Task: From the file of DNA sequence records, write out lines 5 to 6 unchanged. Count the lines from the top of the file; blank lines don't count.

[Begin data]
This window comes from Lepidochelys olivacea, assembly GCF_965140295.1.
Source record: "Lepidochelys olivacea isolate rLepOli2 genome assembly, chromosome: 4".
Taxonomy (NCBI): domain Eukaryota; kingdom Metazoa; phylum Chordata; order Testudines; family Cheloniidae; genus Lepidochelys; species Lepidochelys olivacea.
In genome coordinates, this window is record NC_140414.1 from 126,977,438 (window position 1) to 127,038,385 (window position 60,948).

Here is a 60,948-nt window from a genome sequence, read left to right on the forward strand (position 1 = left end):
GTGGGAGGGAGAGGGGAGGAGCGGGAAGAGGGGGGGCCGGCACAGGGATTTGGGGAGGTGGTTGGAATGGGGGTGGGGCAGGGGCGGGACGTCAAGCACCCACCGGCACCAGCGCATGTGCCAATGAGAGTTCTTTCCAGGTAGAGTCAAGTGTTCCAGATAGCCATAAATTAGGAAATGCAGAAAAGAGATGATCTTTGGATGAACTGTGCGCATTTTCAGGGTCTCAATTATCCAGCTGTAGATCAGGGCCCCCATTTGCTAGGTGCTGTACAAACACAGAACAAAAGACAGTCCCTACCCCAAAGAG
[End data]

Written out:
Here is a 60,948-nt window from a genome sequence, read left to right on the forward strand (position 1 = left end):
GTGGGAGGGAGAGGGGAGGAGCGGGAAGAGGGGGGGCCGGCACAGGGATTTGGGGAGGTGGTTGGAATGGGGGTGGGGCAGGGGCGGGACGTCAAGCACCCACCGGCACCAGCGCATGTGCCAATGAGAGTTCTTTCCAGGTAGAGTCAAGTGTTCCAGATAGCCATAAATTAGGAAATGCAGAAAAGAGATGATCTTTGGATGAACTGTGCGCATTTTCAGGGTCTCAATTATCCAGCTGTAGATCAGGGCCCCCATTTGCTAGGTGCTGTACAAACACAGAACAAAAGACAGTCCCTACCCCAAAGAG